It turns out that a bit of magic occurs when you put three returned Peace Corps Volunteers (RPCVs) in a room together. Lee Lacy (Samoa 1971-1973) and Jody Olsen (Tunisia 1966-1968) were excited to visit their good friend, Betsi Shays (Fiji 1968-1970) at her home by the Chesapeake Bay for a relaxing weekend. No one expected that the long walks together or the discussions over seafood would culminate in the birth of a women’s empowerment nonprofit.
“I had been reading Scott’ Stossel’s Sarge, and Come As You Are by Redmon Coates. I was intrigued why there wasn’t more about the women who were there in the early years [like] Nancy Gore, Sally Bowles, and Betty Harris. The three of us started talking about the impact the Peace Corps made on our lives and the international possibilities it gave us.” Lee said before adding, “I can remember saying at one point, some of the most interesting women I’ve ever met had some affiliation with the Peace Corps and wouldn’t it be great to get them all in the same room?”
Jody and Betsi were quick to agree and suggested getting other Peace Corps connections involved. Jody suggested Laverne Webb, a former Peace Corps staff member, who conveniently lived in the area.
When asked about her first memories of the organization, Laverne stated, “I remember Lee insisted that we have young women at the table from the very beginning – that set the stage for what Women of Peace Corps Legacy became.”
“The engagement of younger RPCVs was an opportunity for us to stay current and see the Peace Corps experience through different generational eyes,” added Kate Raftery (Paraguay 1973-1977).
Lee knew just the RPCV to call. Syd Merz, who had just completed her second Peace Corps service (Armenia 2006-08; Philippines 2008-2010), was pleasantly surprised to have her former Country Director from Armenia ask her and her partner, Heather Konjura (Armenia 2006-2008), to join the organization.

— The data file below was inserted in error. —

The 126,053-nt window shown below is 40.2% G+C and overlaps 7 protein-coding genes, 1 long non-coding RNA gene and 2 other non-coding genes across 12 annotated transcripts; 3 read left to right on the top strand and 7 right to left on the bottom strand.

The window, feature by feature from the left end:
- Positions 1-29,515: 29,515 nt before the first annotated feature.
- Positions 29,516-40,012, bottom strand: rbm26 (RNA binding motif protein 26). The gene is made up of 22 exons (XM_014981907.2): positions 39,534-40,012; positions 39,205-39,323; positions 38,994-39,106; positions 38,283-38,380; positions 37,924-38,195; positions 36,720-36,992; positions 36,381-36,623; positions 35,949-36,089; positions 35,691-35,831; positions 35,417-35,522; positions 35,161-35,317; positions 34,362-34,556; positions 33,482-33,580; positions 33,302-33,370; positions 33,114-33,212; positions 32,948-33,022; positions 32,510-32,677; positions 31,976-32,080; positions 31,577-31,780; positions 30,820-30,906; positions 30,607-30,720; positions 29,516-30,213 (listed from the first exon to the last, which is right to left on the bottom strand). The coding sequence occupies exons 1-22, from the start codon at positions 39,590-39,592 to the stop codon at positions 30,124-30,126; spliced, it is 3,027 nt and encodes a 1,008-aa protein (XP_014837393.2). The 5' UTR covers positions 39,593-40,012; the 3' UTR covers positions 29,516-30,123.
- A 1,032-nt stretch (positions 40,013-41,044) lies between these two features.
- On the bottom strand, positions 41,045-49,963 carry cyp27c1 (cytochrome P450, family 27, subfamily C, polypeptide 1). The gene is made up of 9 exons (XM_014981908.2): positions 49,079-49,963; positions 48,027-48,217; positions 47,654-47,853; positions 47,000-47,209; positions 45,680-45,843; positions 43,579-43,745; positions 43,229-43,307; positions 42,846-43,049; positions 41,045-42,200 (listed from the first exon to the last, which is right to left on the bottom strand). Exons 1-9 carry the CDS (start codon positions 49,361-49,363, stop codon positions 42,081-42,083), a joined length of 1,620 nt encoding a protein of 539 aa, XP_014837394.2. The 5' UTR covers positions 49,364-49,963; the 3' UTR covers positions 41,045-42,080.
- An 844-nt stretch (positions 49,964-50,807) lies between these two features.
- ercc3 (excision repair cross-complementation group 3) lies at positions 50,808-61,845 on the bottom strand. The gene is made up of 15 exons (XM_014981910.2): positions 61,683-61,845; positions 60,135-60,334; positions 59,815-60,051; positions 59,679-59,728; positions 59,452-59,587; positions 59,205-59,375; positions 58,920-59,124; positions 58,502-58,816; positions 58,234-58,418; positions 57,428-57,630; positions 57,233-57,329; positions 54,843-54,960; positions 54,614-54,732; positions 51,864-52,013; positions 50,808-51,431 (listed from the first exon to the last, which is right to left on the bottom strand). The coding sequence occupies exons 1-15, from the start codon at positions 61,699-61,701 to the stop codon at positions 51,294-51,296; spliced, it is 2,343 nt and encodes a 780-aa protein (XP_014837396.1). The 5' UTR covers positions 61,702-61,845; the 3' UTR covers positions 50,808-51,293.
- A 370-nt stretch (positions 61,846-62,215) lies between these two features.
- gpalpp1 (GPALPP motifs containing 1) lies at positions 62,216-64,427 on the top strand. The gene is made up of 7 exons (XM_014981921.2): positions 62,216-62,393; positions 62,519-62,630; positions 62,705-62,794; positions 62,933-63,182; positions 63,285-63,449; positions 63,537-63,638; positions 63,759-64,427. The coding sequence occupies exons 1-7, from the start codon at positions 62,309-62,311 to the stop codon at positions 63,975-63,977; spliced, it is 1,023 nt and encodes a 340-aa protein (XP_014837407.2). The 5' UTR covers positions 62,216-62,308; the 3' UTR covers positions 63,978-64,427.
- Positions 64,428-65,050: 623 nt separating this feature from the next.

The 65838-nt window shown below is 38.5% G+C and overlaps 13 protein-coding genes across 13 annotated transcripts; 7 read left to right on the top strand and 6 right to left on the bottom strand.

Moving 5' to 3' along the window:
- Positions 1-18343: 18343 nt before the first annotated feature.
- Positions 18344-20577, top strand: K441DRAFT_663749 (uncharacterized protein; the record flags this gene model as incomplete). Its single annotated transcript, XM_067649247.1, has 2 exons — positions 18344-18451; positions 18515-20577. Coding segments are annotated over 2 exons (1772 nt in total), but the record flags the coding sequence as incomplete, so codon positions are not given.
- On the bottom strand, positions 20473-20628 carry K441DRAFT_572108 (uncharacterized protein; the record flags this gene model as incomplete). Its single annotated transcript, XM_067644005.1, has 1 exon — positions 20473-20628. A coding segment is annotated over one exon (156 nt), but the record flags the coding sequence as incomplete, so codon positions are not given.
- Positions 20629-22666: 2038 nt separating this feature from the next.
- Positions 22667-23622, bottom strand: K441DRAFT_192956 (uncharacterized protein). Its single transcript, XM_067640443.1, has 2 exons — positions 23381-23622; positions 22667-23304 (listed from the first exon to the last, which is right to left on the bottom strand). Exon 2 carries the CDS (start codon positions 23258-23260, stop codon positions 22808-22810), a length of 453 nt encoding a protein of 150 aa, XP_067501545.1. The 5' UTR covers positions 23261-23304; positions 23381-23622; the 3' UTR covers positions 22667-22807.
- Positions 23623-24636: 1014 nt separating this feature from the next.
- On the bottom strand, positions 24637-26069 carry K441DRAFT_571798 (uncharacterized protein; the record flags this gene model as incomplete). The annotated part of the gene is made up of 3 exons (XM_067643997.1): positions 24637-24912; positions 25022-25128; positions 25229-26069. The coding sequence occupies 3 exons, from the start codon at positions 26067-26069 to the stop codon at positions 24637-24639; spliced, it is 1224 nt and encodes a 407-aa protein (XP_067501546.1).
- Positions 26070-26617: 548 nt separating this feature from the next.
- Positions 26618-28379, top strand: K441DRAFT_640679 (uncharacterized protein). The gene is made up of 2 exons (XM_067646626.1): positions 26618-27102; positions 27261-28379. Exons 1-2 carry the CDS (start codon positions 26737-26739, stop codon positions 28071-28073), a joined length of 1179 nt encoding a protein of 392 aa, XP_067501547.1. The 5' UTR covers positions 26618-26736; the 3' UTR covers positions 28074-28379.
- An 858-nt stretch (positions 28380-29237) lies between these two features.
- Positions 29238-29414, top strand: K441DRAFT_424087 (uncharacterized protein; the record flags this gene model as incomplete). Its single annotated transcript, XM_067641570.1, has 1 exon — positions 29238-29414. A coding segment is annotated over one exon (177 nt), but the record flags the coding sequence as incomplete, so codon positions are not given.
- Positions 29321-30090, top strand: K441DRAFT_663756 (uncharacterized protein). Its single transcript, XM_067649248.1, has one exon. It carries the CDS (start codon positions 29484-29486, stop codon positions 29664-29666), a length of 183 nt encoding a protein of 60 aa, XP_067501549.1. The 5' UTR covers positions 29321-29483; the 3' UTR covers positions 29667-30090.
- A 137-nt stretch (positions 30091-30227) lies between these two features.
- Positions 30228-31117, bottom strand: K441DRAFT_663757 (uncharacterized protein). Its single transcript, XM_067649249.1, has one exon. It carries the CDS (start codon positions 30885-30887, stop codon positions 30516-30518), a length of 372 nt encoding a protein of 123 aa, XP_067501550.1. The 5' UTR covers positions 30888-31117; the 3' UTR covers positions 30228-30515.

“Lee said she would appreciate my voice to be part of the development. I researched the founding committee members and thought I don’t know if I should be at the table with these amazing women,” confessed Syd.
Syd pushed her initial doubts to the side and asked how she could help, eager to be part of something new in Peace Corps’ history. She joined Betsi Shays, Jody Olsen, Lee Lacy, Laverne Webb, Bettie Currie, and Heather Konjura as they gathered to share their unique Peace Corps experiences. With each story told, the women became more excited; they sensed they were developing something truly amazing.
“That was such a beautiful gathering. We began to see the value of bringing generations of women together to hear each other’s stories, and to mentor, support, and recognize the women leaders making a difference,” stated Laverne.
The women decided to capture and celebrate some of the first women in Peace Corps’ history in a documentary film. But like true RPCVs, they found themselves asking, how do we make our efforts sustainable?
“Clarifying our purpose was very important. We talked about the systems that would connect the pieces, who we needed to talk to, what information we needed to gather. For me, the joy was seeing how the structured framework could jumpstart everyone’s creative thinking,” Betsi said.
Maryann Minutillo, a long-time Peace Corps staff member and early WPCL supporter added, “This organization could harness the interest, competence, and creativity of women who have or still are, part of what the Peace Corps represents. We could continue to make a difference.”
How Women of Peace Corps Legacy got its name
With the organization’s mission identified and a roster of women willing to support, the organization now needed a name. At first, the women considered Women of the Peace Corps. Lee, who was working at the Peace Corps headquarters as Deputy Director of the Center, suggested running the name by the agency’s legal team.